Mandela: Death of a Politician

Stephen W. Smith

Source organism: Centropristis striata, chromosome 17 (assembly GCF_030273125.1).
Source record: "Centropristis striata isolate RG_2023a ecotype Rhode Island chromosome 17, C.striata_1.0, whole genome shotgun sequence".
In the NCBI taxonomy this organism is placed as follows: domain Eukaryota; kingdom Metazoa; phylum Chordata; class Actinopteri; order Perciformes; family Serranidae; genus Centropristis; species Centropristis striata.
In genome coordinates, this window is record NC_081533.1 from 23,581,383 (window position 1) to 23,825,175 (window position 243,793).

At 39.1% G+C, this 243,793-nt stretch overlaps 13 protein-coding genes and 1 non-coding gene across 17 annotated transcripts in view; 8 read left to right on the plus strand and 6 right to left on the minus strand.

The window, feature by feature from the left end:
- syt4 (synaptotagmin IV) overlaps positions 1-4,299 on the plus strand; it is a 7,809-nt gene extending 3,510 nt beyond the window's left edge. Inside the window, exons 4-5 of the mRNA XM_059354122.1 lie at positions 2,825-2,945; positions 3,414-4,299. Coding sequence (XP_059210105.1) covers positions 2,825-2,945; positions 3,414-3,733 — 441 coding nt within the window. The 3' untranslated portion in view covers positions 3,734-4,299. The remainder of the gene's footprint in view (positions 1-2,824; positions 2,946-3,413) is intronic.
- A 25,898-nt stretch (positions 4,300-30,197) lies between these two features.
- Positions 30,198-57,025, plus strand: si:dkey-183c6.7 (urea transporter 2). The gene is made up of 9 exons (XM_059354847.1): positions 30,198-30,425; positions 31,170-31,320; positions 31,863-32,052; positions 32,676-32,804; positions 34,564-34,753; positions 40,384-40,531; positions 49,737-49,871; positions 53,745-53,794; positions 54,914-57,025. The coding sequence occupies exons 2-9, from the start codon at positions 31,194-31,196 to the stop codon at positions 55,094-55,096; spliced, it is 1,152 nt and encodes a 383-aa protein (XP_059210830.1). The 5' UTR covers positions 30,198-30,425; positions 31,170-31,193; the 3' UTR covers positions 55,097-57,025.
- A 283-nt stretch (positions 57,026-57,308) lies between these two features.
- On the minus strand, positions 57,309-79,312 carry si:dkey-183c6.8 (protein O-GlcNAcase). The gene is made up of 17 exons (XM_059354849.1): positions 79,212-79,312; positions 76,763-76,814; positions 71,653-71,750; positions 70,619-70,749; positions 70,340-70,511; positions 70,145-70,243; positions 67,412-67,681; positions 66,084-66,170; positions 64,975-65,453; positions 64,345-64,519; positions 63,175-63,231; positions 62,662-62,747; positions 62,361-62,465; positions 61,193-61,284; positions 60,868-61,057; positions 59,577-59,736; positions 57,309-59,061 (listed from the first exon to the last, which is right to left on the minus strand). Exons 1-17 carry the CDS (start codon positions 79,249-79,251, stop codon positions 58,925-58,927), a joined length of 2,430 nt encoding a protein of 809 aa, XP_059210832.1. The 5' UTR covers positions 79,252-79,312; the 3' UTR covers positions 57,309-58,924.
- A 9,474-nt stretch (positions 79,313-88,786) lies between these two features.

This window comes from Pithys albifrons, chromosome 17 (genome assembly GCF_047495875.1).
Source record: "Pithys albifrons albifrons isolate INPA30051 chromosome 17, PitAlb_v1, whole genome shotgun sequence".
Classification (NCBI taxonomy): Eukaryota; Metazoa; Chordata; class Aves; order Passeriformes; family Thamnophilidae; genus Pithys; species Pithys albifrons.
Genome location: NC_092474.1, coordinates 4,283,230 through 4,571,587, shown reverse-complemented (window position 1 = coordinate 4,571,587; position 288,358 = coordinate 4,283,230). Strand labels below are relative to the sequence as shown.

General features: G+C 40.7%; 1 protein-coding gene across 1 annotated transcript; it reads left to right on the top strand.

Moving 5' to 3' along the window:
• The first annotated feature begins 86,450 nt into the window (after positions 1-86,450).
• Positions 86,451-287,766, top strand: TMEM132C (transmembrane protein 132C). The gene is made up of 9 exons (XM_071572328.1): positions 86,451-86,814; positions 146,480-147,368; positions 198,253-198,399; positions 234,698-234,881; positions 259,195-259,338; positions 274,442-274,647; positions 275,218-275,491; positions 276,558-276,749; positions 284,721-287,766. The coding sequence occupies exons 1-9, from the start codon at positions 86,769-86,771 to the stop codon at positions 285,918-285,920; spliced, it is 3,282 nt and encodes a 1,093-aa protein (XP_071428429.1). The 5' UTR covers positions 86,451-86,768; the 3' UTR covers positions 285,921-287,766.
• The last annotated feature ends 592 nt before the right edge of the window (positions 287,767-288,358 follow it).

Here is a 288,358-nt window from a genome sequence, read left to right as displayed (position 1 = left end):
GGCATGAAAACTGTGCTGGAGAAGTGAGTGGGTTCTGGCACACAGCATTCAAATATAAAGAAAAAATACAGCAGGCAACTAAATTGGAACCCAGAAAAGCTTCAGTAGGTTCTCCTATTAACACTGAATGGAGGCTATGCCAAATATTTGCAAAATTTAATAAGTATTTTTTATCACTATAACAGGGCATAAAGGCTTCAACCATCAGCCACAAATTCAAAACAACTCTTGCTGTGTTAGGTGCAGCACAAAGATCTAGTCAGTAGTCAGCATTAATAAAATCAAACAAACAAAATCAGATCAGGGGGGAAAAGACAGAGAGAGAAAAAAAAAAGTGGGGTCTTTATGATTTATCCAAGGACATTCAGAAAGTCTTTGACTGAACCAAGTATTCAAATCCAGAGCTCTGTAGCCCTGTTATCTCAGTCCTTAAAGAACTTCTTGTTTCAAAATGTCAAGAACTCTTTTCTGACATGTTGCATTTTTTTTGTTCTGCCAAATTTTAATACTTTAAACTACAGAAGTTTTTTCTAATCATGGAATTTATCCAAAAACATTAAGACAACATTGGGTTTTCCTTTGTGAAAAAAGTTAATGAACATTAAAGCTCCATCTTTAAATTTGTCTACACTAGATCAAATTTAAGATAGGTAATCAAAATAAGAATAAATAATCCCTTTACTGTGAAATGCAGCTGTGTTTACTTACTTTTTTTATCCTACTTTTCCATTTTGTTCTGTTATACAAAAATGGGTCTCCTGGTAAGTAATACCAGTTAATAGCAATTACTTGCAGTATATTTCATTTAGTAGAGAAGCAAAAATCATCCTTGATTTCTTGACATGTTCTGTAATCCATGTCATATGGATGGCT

In the early 1990s, after more than four decades of stringent enforcement, South Africa ceased to be a country where races were segregated by law. Yet no one in a position of power was called to account for the relegation of millions of South Africans to derelict Bantustans, the forcible removal of hundreds of thousands of non-white urban dwellers to shanty towns and rural areas, the coercive discrimination in every aspect of public and private life, the systematic abuse by the police and the military, the countless assassinations by hit squads, the disappearances and arbitrary detentions, the manipulation of a ‘third force’ to exacerbate so-called black-on-black violence, the cross-border raids into neighbouring countries, the destabilisation of Southern Africa, and the ‘bush wars’ in Angola and Mozambique.

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